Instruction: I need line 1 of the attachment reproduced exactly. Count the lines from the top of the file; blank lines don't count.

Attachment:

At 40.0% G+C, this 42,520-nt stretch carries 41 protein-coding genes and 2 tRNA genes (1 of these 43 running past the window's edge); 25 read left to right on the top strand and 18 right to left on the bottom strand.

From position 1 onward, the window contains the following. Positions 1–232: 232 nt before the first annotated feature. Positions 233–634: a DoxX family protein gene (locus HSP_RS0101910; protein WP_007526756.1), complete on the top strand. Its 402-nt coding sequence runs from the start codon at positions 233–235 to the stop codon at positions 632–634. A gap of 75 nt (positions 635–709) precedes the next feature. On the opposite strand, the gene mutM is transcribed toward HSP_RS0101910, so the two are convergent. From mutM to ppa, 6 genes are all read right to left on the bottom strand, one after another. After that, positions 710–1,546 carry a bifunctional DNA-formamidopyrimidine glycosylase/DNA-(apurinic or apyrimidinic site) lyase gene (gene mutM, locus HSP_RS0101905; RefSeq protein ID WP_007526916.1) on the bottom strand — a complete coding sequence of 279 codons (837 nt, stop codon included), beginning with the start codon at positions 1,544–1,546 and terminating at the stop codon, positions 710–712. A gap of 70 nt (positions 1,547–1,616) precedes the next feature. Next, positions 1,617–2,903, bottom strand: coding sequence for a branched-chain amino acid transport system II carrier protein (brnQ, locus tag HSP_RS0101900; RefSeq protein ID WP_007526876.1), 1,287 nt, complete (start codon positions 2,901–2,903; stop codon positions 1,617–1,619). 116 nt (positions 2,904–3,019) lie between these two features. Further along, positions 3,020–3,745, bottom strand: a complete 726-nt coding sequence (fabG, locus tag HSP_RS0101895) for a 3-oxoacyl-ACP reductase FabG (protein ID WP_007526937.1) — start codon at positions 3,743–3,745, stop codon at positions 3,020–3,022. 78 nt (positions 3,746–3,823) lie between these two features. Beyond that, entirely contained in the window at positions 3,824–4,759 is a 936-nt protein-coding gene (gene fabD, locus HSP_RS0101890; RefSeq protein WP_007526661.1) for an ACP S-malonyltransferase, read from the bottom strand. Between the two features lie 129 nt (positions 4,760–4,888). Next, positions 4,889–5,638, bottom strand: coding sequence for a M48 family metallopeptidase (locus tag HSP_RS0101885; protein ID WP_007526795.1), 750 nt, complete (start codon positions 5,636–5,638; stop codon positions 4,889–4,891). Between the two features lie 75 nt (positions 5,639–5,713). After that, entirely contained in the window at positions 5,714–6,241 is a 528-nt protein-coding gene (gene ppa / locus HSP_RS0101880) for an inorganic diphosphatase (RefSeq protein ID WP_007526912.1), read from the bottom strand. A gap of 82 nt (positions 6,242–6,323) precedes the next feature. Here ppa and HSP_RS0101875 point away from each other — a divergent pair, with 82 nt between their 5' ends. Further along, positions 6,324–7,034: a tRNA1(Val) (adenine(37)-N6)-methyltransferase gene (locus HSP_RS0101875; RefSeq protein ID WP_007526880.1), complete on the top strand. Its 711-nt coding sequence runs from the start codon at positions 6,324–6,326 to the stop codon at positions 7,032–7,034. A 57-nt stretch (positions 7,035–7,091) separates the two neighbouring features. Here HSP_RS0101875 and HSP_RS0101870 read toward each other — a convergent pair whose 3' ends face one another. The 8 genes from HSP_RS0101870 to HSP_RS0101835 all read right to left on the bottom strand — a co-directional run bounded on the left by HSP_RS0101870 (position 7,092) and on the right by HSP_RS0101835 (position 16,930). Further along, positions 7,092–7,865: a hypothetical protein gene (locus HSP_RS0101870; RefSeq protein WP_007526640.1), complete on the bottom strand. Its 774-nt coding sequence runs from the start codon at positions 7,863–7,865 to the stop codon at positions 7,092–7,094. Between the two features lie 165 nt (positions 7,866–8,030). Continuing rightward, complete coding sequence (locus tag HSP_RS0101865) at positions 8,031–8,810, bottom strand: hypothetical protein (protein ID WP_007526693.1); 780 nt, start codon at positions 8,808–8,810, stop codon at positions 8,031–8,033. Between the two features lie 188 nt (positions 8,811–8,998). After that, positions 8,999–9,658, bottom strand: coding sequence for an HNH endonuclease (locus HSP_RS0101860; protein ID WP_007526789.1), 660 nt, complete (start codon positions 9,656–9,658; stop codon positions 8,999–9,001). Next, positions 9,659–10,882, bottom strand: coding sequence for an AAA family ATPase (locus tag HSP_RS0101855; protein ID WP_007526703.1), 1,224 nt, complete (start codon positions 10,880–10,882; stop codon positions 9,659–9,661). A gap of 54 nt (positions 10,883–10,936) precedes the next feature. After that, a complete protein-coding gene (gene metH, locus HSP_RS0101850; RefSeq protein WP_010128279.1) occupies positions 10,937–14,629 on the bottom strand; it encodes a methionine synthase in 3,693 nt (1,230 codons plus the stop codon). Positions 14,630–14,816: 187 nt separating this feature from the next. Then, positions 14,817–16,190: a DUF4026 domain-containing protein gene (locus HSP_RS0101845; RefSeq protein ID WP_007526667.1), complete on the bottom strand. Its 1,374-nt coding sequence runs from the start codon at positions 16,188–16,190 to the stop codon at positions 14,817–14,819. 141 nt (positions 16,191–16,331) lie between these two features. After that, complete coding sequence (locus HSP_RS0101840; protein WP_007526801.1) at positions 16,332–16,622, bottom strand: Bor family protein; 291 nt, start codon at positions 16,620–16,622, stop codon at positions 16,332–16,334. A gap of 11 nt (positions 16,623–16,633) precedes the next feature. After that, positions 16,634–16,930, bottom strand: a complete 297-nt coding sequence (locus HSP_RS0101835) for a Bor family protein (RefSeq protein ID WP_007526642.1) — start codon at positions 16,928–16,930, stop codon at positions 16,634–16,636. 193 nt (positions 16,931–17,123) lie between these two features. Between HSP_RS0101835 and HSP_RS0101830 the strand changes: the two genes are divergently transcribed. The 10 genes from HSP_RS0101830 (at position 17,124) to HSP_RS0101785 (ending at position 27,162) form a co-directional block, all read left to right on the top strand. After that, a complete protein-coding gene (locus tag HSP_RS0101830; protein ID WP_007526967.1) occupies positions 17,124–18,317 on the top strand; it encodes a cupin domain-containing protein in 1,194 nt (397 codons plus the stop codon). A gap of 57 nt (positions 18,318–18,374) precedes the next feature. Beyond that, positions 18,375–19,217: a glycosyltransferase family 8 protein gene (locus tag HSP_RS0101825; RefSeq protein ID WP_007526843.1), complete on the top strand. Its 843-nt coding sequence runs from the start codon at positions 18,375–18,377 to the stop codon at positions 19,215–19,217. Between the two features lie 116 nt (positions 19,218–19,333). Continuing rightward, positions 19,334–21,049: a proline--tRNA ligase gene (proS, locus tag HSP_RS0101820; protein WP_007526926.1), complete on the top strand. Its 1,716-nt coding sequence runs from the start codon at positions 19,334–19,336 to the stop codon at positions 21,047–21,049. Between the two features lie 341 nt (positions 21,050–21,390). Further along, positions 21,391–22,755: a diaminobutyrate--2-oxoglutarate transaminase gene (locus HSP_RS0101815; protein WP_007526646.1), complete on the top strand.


At 40.0% G+C, this 42,520-nt stretch carries 41 protein-coding genes and 2 tRNA genes (1 of these 43 running past the window's edge); 25 read left to right on the top strand and 18 right to left on the bottom strand.